How to reset a remote and local GIT repository to remove all commits, and start fresh with the current Head as initial commit.

  • related: stackoverflow.com/questions/495345/… – miku Jan 5 '10 at 13:11
  • I don't want to cherry pick or do anything else, I just want to remove all changes and reset the public repo also. As I am new Git user, I made some wrong commits. Removing .GIT directory is not an option as there is a public repository also. – Priyank Bolia Jan 5 '10 at 13:22
  • You can do a force push also, so removing the .git dir is actually an option. – Lilith River Jan 5 '10 at 13:24
  • 2
    just nitpicking, but "revision" is an svn terminology and doesn't make much sense in a tree shaped history. – Tamás Szelei Nov 30 '11 at 15:41
  • 2
    @TamásSzelei "Revision" is a perfectly acceptable synonym for "commit". It's used both in the Pro Git book (e.g. here) and in the Git man pages. – jub0bs Apr 10 '15 at 15:44

Completely reset?

  1. Delete the .git directory locally.

  2. Recreate the git repostory:

    $ cd (project-directory)
    $ git init
    $ (add some files)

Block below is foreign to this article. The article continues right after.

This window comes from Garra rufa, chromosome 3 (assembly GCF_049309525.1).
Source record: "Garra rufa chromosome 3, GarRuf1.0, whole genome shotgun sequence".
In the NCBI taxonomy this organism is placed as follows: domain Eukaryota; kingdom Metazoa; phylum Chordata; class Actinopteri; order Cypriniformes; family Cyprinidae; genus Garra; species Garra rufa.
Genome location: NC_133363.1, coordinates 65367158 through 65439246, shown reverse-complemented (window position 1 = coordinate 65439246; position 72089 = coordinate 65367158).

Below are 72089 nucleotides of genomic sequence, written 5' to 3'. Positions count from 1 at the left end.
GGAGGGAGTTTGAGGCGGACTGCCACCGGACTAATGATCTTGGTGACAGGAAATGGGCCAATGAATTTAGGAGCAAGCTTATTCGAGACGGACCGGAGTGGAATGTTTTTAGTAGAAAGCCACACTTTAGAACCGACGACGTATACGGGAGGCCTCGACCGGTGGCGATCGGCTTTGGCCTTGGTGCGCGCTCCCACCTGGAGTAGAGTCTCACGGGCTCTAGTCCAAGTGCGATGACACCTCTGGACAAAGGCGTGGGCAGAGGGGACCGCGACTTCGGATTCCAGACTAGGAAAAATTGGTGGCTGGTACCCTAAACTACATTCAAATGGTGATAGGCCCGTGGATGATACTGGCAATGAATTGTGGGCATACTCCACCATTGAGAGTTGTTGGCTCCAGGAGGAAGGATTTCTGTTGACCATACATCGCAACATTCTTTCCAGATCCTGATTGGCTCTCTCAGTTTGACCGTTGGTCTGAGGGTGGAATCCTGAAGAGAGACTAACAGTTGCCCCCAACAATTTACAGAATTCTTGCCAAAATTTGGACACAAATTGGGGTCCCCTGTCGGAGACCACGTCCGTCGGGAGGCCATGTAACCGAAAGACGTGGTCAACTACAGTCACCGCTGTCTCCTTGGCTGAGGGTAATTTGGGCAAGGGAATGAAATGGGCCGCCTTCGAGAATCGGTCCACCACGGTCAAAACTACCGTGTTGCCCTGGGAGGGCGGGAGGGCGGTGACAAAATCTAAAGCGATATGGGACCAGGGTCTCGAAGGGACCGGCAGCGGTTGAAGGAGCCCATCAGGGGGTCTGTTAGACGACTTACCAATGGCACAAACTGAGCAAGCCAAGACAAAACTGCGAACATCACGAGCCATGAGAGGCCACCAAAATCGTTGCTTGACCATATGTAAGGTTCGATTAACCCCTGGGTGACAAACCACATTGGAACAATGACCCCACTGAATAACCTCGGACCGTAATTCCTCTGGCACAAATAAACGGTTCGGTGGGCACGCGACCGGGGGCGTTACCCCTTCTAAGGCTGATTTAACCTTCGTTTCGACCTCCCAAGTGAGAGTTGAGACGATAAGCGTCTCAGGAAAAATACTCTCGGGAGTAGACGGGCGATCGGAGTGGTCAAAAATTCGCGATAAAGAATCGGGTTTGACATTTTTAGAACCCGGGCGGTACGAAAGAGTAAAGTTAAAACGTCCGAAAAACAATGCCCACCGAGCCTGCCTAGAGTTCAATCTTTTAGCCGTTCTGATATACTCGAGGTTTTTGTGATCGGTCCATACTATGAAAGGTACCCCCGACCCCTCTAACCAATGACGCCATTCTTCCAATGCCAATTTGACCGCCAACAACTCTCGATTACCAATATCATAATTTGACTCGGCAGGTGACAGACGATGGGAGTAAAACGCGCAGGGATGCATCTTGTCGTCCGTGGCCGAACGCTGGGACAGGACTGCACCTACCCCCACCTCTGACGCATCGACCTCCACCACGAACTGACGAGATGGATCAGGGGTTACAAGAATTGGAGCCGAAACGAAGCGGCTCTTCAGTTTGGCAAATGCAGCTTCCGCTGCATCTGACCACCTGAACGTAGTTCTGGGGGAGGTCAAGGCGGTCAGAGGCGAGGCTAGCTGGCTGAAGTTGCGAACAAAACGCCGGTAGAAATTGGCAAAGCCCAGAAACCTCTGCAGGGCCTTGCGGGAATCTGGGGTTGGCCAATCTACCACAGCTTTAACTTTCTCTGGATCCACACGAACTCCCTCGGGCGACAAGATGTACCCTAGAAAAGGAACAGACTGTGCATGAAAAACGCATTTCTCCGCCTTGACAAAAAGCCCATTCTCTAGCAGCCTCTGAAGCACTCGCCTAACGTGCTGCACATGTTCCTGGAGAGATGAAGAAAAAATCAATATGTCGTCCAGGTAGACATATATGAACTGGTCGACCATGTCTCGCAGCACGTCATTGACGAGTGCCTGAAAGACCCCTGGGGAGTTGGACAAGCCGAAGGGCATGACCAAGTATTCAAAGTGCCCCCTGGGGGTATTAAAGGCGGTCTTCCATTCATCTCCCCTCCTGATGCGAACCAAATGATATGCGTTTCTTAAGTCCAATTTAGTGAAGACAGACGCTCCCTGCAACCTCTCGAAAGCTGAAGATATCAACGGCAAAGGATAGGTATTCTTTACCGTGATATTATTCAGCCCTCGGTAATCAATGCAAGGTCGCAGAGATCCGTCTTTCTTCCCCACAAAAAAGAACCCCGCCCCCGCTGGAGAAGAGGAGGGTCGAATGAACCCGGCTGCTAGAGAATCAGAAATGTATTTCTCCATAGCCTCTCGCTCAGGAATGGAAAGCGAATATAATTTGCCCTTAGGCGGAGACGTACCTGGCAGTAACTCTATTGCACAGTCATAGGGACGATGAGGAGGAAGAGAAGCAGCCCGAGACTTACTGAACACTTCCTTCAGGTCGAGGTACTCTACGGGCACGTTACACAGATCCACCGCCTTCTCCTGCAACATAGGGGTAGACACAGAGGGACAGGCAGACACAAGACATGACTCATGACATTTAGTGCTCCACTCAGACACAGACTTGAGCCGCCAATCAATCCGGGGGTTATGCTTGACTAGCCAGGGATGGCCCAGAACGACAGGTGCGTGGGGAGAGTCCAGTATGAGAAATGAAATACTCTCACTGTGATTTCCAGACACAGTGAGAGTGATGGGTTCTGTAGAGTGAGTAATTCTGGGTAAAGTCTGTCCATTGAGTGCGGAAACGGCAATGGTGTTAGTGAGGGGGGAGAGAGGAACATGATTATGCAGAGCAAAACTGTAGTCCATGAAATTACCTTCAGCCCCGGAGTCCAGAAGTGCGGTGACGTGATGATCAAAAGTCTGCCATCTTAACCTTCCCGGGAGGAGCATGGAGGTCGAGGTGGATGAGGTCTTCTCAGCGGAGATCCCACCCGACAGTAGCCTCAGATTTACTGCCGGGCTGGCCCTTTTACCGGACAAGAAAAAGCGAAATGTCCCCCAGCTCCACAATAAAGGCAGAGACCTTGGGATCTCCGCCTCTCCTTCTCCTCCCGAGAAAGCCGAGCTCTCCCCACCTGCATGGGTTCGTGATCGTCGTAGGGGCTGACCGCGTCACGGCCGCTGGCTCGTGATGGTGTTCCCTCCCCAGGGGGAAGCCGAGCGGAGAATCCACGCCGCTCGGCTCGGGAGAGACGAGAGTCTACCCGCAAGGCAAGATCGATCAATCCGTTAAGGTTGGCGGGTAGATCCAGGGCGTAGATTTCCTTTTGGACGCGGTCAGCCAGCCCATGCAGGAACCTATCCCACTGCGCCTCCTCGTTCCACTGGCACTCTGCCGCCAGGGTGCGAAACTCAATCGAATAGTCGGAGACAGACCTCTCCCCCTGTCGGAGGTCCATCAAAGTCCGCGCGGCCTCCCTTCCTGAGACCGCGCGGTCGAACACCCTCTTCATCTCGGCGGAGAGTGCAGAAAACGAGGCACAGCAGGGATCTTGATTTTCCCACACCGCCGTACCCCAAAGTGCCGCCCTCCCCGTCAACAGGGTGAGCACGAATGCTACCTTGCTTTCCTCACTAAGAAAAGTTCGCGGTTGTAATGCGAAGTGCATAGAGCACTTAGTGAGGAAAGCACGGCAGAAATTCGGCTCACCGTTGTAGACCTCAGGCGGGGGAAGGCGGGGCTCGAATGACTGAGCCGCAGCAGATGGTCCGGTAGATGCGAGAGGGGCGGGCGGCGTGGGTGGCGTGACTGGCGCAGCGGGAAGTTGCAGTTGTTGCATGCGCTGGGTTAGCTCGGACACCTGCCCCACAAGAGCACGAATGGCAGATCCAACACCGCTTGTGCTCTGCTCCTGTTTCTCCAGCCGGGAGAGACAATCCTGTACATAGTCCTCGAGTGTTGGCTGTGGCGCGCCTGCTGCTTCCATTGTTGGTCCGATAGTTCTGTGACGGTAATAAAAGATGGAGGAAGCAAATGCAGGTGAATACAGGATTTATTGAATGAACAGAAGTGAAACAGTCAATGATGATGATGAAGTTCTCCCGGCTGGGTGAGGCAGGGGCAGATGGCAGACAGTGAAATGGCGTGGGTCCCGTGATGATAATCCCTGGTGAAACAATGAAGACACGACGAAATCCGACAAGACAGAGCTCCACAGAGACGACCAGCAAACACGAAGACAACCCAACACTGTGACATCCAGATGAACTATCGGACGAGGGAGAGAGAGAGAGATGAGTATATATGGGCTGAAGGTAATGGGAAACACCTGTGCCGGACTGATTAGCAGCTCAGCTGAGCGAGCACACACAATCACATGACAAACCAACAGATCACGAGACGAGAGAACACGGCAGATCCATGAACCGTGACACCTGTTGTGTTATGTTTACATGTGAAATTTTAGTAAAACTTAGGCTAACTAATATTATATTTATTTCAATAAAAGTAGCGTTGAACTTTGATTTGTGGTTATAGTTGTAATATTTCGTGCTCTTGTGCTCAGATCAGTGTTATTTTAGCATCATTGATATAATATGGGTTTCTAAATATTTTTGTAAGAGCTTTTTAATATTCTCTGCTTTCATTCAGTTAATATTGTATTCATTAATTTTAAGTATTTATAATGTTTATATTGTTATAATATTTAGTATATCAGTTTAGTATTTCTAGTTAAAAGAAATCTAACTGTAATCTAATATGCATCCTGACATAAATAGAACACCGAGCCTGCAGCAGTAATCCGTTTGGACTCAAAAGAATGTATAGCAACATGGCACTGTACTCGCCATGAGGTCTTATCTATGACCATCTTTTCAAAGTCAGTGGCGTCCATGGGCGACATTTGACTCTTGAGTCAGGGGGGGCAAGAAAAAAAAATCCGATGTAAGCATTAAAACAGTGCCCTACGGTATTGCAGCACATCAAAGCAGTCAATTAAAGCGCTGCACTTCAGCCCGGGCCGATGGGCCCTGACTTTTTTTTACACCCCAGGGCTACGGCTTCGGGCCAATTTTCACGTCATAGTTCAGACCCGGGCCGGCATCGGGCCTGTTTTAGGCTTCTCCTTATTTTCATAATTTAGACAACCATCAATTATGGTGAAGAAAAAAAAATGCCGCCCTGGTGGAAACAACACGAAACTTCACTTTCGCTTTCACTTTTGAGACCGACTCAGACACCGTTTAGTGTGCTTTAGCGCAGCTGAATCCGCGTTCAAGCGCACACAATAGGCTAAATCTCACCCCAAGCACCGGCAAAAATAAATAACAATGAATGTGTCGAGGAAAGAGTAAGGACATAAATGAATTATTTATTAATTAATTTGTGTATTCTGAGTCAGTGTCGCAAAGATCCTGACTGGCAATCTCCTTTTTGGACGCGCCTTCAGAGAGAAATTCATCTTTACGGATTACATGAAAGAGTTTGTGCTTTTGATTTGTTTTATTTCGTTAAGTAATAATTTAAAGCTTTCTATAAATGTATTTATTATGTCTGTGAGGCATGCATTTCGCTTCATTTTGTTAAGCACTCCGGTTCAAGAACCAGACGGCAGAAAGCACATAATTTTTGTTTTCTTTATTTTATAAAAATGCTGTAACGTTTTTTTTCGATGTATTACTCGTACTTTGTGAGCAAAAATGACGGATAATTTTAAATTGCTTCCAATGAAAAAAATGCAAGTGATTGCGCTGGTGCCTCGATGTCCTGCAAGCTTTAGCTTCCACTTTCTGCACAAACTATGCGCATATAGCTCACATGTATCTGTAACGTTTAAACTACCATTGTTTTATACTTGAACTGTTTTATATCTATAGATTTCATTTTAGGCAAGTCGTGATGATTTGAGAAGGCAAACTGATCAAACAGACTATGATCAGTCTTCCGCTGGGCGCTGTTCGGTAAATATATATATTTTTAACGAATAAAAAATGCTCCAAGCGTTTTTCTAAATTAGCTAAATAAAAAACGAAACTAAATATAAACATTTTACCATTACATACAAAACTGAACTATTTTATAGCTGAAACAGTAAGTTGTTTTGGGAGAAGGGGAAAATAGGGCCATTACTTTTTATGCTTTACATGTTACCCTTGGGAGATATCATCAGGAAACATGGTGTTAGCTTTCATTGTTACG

$ git add .
    $ git commit -m 'Initial commit'
  3. Push to remote server, overwriting. Remember you're going to mess everyone else up doing this … you better be the only client.

    $ git remote add origin <url>
    $ git push --force --set-upstream origin master
  • 1
    but the commits are gone, and repository is reset. Can we remove those previous messages also in front of the filenames. – Priyank Bolia Jan 5 '10 at 13:45
  • 2
    Remove the remote repository directly on GitHub and recreate it there. – Bombe Jan 5 '10 at 14:14
  • 1
    Should be git push --force instead of git push -force – William Notowidagdo Nov 30 '11 at 7:26
  • 5
    If you don't want to commit any files in your "Initial commit", you can just not add any files, and add the --allow-empty flag at the end of git commit -m 'Initial commit'. – raf Jul 3 '14 at 12:49
  • 2
    Using Git 2.3.2, I had to use git push --force --set-upstream origin master But all the rest was working as described – Sébastien Stormacq May 6 '15 at 16:42

First, follow the instructions in this question to squash everything to a single commit. Then make a forced push to the remote:

$ git push origin +master

And optionally delete all other branches both locally and remotely:

$ git push origin :<branch>
$ git branch -d <branch>

Just to add this:

git - resetting a remote repository

From auxbuss - git - resetting a remote repository.

  • 2
    Adding a screenshot of the instructions is not good for accessibility. Please consider adding the text instead. – Denilson Sá Maia Mar 30 at 10:38

Your Answer

By clicking “Post Your Answer”, you agree to our terms of service, privacy policy and cookie policy

Not the answer you're looking for? Browse other questions tagged or ask your own question.